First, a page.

The Azure portal gives you access to all subscriptions and resources for your account.
Visual Studio Code
Create a project workspace at the root of your local development project then add all relevant configurations, settings, and extensions. Check in the workspace file with the project so every team member has access to the settings and tools they need for the project.
You get several benefits using Visual Studio Code:
- Visual Studio Code displays the Azure reference documentation inline
- Visual Studio Code provides statement completion
- Few ambiguous types or objects
Tools for Azure services
Use the following free extensions to use Azure services directly in Visual Studio Code.
|Top services||Visual Studio Code extension||A collection of extensions. Get web site hosting, SQL and MongoDB data, Docker Containers, Serverless Functions and more, all on Azure, all from VS Code, in this one extension from Microsoft.|
|Azure Resource Group||Visual Studio Code extension
|View and manage Azure resources.
Tutorial: Deploy Express.js MongoDB app to App Service from Visual Studio Code
Tutorial: Add Cognitive Search to a website
|Azure Functions||Visual Studio Code extension
|Create, manage, view, debug, and deploy functions
|Azure App Service||Visual Studio Code extension
Azure CLI app service
Azure CLI app
|App service allows you to manage App Service plans. Web App allows you to manage web apps running in the plan. Browse sites and the Azure portal, create new sites and deploy to slots.
Quickstart: Create a Node.js web app in Azure
Quickstart: Run a custom container in Azure
|Azure Cosmos DB||Visual Studio Code Extension
|Create, browse, and update globally distributed, multi-model databases in Azure.
Quickstart: Connect Azure Functions to Azure Cosmos DB using Visual Studio Code
|Storage||Visual Studio Code extension
Storage Emulator - Azurite
|Azure Storage including Blob Containers, File Shares, Tables, and Queues
Quickstart: Connect Azure Functions to Azure Storage using Visual Studio Code
TypeScript and the Azure SDK client libraries
Azure SDK client library reference documentation is written for TypeScript because the client libraries are written with TypeScript. You don't have to use TypeScript to use the Azure SDK client libraries.
Learn more about the TypeScript guidelines for Azure SDK.
Windows Terminal allows you to access several different terminal types from the same Windows application including the Azure CLI and Ubuntu. Use this tool to develop and test CICD bash scripts before using those in GitHub Actions or another pipeline.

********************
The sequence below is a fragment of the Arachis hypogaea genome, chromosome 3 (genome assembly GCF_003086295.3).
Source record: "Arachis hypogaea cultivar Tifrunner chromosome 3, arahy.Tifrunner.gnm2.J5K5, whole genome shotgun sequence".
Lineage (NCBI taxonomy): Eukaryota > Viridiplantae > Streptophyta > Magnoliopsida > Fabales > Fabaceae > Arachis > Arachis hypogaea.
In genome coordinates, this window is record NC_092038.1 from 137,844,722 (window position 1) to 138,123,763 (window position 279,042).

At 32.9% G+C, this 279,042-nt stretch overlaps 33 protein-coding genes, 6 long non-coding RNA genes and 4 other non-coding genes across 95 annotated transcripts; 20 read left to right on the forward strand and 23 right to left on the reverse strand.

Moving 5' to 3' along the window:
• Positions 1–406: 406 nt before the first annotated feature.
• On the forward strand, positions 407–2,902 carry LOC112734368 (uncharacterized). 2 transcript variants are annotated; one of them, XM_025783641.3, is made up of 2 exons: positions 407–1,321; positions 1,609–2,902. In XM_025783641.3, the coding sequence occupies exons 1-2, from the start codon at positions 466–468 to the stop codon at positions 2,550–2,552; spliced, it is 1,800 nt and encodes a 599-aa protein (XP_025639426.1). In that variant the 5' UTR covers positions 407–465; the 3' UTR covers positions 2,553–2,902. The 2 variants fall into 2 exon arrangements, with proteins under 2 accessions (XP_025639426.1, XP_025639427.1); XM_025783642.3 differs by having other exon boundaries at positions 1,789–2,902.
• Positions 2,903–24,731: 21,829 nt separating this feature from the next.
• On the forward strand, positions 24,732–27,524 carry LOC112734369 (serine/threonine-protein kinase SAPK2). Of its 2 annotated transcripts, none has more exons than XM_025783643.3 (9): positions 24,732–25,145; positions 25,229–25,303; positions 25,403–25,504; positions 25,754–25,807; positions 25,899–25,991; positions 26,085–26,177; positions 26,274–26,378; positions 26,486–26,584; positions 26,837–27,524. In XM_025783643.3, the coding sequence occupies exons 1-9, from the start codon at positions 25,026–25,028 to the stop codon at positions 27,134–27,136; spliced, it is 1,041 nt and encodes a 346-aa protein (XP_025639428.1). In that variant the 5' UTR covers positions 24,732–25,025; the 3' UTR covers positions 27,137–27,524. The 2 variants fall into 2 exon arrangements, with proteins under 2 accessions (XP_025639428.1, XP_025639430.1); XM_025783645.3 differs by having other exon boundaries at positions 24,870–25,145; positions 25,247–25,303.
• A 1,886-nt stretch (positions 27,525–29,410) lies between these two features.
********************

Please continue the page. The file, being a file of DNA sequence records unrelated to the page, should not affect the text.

Windows Subsystem for Linux
The Windows Subsystem for Linux lets developers run a GNU/Linux environment, including most command-line tools, utilities, and applications, directly on Windows, unmodified, without the overhead of a traditional virtual machine or dual-boot setup.
The following integration tools for building and deployment will significantly increase your productivity.
If you typically use Docker containers locally in your development environment, consider using the Remote - Containers extension. This extension allows you to find a relevant container for your current open folder in Visual Studio Code. There are several Node.js containers to select from or you can bring your own. Once you open the project in a container, you can set breakpoints and debug as if you were in your local environment.
Azure CLI is optimized for managing Azure resources from the command line.
Azure CLI provides the following use scenarios:
If you use the Azure portal, the Azure CLI is available in the portal from the top navigation bar.
Sample applications, code, and snippets
Other samples include:
- Azure SDK for JS samples
- Microsoft Authentication Library for JS (MSAL.js) samples
Playwright is a Node.js library to automate Chromium, Firefox, and WebKit with a single API. Playwright is built to enable cross-browser web automation that is ever-green, capable, reliable, and fast.
Rush is a scalable monorepo manager for the web.
The following list includes tips and tricks Azure developers should know to be more productive:
- Develop a naming schema for your Azure resources.
- Group Azure resources into resource groups, which also use a naming schema.
- For each Azure resource, add tags that communicate the resource's purpose, project, and other vital information. These tags are visible on the Azure portal, for that resource, on the Overview page. Think of the tags as a way to document the resource.
- Most resources have at least one free version per subscription. Use this type of resource.
- Some resources provide two keys, connection strings, or other securing devices. There are two so that two different developers can work on the project without sharing the key or connection string. Rotate these keys when a developer leaves the project.
- The latest npm packages for Azure start with
- Most Azure npm packages can use the DefaultAzureCredential. While the setup looks complicated, the benefit of no longer having to manage your local and remote authentication to the Azure platform is great for security and time savings.